This is where the flash comes in. Since the ambient light is exposing the background it’s a simple matter of putting the flash into E-TTL mode and letting the camera determine the exposure for the foreground. The end result is a nice balance between the ambient sunlight and the flash. You have to diffuse the flash, and the better the diffusion is the smoother the transition between the flash light and the sunlight will be. It’s also best to under expose a little with the flash.

The image I've included with this post is an example of using the Sunny 16 Rule for Macro, and it’s the third time I've used it in a blog post. As soon as I have another example of this technique I’ll change the image ;)

A final note: At life size I could set the Fstop to 11 (effectively F22), the ISO to 200, and the shutter speed to 1/100 of a second to expose for the background. But when using the Sunny 16 Rule for Macro I’m shooting close the ambient exposure for the subject, how close depends on the angle of the sun –if it’s over my shoulder then there is a lot of sunlight hitting the subject and coming right back into the camera and I might not be able to freeze all motion with the flash. I still need to experiment with shifting the shutter speed instead of the ISO to see how much I can lower the shutter speed and still get a sharp subject. If you want to experiment on your own one way to do it, and to see the effectiveness of the ambient light, is to set up your camera and take a few shots without the flash turned on. If the subject is completely black in the frame then the flash will freeze the motion for you even if you’re using F11, ISO 100, and 1/50 of a second.

An example of using the Sunny 16 Rule for Macro. I was shooting this bee while the sun was behind some moderate cloud cover. The temperature was in the low teens Celsius (that’s low 50s Fahrenheit for those of you who are metrically impaired ;) and the bee’s metabolism dropped since it didn't have the sun to help keep it warm. Shooting at ISO 200 gave me this exposure:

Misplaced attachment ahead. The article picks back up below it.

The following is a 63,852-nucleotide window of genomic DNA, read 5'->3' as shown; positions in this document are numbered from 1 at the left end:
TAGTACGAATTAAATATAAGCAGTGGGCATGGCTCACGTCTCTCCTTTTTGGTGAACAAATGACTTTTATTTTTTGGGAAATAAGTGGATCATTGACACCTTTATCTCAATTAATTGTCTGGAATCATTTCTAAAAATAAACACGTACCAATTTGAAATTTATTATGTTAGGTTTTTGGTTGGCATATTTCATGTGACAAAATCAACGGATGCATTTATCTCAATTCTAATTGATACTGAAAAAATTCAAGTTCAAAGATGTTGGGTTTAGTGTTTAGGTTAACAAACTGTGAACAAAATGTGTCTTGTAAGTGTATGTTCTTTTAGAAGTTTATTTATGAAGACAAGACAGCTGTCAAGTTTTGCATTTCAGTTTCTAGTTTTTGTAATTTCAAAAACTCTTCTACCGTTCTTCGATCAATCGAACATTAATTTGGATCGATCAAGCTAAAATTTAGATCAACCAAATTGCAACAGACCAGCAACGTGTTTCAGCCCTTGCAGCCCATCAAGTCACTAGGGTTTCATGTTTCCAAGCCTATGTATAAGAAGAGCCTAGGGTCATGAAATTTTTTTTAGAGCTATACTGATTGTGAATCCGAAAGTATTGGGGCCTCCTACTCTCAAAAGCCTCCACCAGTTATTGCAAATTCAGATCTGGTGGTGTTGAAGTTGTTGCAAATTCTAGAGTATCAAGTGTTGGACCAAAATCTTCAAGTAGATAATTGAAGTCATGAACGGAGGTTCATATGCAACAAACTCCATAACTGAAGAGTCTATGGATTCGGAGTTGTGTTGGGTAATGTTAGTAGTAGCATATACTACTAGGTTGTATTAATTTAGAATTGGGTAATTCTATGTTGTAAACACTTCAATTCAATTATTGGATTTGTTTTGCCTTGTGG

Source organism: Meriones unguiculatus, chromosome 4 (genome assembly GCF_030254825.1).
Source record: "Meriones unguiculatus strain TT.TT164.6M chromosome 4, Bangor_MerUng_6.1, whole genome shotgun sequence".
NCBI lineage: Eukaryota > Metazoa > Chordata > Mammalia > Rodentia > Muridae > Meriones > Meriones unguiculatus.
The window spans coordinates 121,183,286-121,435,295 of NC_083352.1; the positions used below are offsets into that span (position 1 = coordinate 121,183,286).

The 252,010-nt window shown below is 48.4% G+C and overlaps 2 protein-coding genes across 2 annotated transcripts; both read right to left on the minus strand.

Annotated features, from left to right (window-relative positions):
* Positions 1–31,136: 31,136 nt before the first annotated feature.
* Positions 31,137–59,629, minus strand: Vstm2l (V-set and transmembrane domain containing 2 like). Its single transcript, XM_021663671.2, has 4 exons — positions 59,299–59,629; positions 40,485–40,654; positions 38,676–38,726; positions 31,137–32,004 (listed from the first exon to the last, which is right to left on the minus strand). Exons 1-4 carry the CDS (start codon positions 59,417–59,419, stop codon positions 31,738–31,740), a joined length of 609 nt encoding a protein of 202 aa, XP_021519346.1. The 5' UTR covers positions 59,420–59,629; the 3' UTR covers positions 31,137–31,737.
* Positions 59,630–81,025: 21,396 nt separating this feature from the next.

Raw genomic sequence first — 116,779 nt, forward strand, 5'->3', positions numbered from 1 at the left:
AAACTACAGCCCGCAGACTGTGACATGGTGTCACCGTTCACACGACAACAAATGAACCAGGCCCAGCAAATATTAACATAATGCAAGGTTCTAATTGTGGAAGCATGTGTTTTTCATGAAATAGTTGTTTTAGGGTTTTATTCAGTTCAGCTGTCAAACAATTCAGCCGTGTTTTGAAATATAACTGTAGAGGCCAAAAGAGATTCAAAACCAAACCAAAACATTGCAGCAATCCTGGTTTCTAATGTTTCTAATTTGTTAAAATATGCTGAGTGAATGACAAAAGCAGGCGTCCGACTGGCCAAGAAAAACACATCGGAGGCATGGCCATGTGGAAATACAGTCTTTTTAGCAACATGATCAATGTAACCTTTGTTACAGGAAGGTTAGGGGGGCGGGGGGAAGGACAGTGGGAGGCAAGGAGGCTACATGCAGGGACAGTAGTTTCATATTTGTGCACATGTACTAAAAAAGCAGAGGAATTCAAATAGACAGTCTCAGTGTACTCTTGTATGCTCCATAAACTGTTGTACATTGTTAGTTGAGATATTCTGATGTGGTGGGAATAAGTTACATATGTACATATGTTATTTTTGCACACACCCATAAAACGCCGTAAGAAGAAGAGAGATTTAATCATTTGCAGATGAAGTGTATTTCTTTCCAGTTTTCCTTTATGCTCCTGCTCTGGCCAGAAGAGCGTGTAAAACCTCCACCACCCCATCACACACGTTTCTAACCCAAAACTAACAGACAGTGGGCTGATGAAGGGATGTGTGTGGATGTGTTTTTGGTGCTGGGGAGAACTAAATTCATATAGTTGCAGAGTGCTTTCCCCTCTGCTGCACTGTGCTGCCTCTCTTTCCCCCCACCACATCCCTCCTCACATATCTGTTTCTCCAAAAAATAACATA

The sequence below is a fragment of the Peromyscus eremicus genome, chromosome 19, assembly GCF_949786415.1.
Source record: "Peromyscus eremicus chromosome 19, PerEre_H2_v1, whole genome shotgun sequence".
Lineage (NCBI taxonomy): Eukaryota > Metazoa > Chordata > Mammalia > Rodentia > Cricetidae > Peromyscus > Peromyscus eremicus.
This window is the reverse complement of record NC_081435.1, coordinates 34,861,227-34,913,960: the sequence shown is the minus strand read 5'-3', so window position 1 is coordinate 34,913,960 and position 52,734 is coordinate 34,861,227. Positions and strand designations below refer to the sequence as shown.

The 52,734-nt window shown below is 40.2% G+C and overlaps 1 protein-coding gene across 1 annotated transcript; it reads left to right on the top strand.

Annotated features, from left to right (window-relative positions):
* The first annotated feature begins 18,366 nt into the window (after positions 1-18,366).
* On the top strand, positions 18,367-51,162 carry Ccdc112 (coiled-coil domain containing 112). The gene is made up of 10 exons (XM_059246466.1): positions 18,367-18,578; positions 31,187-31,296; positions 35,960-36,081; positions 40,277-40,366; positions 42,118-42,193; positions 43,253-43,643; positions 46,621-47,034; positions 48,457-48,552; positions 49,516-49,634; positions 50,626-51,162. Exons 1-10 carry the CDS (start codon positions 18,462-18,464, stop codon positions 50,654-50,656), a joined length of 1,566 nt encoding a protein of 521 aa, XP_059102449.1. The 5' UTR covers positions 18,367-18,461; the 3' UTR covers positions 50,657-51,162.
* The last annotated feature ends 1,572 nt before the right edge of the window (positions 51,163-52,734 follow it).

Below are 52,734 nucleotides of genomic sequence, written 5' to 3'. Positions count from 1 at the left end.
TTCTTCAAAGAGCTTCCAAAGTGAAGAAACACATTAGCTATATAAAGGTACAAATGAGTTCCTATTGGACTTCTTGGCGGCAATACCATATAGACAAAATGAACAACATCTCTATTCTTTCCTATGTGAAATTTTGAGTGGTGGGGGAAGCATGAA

macro photography sunny 16 rule
Photo by: John Kimbler

Notice that there is some green in the background, but not much. It’s pretty much a flash only shot –not enough natural light to help expose anything in the scene. But then the sun came out, and I knew that I could change to ISO 400 and get the natural light to expose the background for me and that’s what I did for this next shot:

sunny 16 rule macro photography
Photo by: John Kimbler

Identical scenes with the same camera settings for aperture (F11) and shutter (1/250) but with a higher ISO and more natural light in the second image –the background is completely illuminated by the sun and not the flash. I could have changed the Fstop to 8 and left the ISO at 200, but I didn't want to give up any depth of field.

Very easy to do and the final image doesn't look like a flash shot because the background is exposed…

 John Kimbler is a network engineer who turned to photography as a hobby, his main interest is in the field of macro photography. Here's link to his website and blog.